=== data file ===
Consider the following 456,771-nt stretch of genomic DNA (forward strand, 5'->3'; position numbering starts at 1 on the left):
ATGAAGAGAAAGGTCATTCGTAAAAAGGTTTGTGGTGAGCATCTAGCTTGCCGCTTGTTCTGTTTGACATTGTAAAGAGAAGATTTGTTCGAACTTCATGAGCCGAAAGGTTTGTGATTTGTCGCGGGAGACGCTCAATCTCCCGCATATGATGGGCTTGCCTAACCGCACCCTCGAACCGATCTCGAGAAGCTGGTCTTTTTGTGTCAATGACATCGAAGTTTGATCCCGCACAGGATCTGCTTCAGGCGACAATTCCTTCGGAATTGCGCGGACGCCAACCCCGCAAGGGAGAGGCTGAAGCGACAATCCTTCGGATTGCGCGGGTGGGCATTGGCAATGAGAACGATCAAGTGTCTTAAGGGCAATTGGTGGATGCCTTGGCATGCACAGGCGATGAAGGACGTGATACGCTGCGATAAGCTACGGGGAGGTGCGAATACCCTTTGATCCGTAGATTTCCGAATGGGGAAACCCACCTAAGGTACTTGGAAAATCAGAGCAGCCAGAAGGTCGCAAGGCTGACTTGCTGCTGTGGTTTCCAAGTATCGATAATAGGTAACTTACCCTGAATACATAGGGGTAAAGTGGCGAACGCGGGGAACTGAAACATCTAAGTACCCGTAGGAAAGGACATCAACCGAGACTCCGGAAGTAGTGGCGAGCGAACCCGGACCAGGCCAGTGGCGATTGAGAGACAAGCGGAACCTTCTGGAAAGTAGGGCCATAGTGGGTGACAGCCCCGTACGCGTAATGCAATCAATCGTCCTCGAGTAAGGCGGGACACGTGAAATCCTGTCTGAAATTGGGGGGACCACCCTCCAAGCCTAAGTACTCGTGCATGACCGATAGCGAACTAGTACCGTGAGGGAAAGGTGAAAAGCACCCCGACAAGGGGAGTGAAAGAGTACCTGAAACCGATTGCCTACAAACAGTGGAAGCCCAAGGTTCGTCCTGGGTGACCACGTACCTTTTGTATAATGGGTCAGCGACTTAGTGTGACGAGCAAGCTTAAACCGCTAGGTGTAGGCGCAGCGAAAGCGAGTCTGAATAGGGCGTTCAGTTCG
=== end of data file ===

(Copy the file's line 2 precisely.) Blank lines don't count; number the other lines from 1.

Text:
ATGAAGAGAAAGGTCATTCGTAAAAAGGTTTGTGGTGAGCATCTAGCTTGCCGCTTGTTCTGTTTGACATTGTAAAGAGAAGATTTGTTCGAACTTCATGAGCCGAAAGGTTTGTGATTTGTCGCGGGAGACGCTCAATCTCCCGCATATGATGGGCTTGCCTAACCGCACCCTCGAACCGATCTCGAGAAGCTGGTCTTTTTGTGTCAATGACATCGAAGTTTGATCCCGCACAGGATCTGCTTCAGGCGACAATTCCTTCGGAATTGCGCGGACGCCAACCCCGCAAGGGAGAGGCTGAAGCGACAATCCTTCGGATTGCGCGGGTGGGCATTGGCAATGAGAACGATCAAGTGTCTTAAGGGCAATTGGTGGATGCCTTGGCATGCACAGGCGATGAAGGACGTGATACGCTGCGATAAGCTACGGGGAGGTGCGAATACCCTTTGATCCGTAGATTTCCGAATGGGGAAACCCACCTAAGGTACTTGGAAAATCAGAGCAGCCAGAAGGTCGCAAGGCTGACTTGCTGCTGTGGTTTCCAAGTATCGATAATAGGTAACTTACCCTGAATACATAGGGGTAAAGTGGCGAACGCGGGGAACTGAAACATCTAAGTACCCGTAGGAAAGGACATCAACCGAGACTCCGGAAGTAGTGGCGAGCGAACCCGGACCAGGCCAGTGGCGATTGAGAGACAAGCGGAACCTTCTGGAAAGTAGGGCCATAGTGGGTGACAGCCCCGTACGCGTAATGCAATCAATCGTCCTCGAGTAAGGCGGGACACGTGAAATCCTGTCTGAAATTGGGGGGACCACCCTCCAAGCCTAAGTACTCGTGCATGACCGATAGCGAACTAGTACCGTGAGGGAAAGGTGAAAAGCACCCCGACAAGGGGAGTGAAAGAGTACCTGAAACCGATTGCCTACAAACAGTGGAAGCCCAAGGTTCGTCCTGGGTGACCACGTACCTTTTGTATAATGGGTCAGCGACTTAGTGTGACGAGCAAGCTTAAACCGCTAGGTGTAGGCGCAGCGAAAGCGAGTCTGAATAGGGCGTTCAGTTCG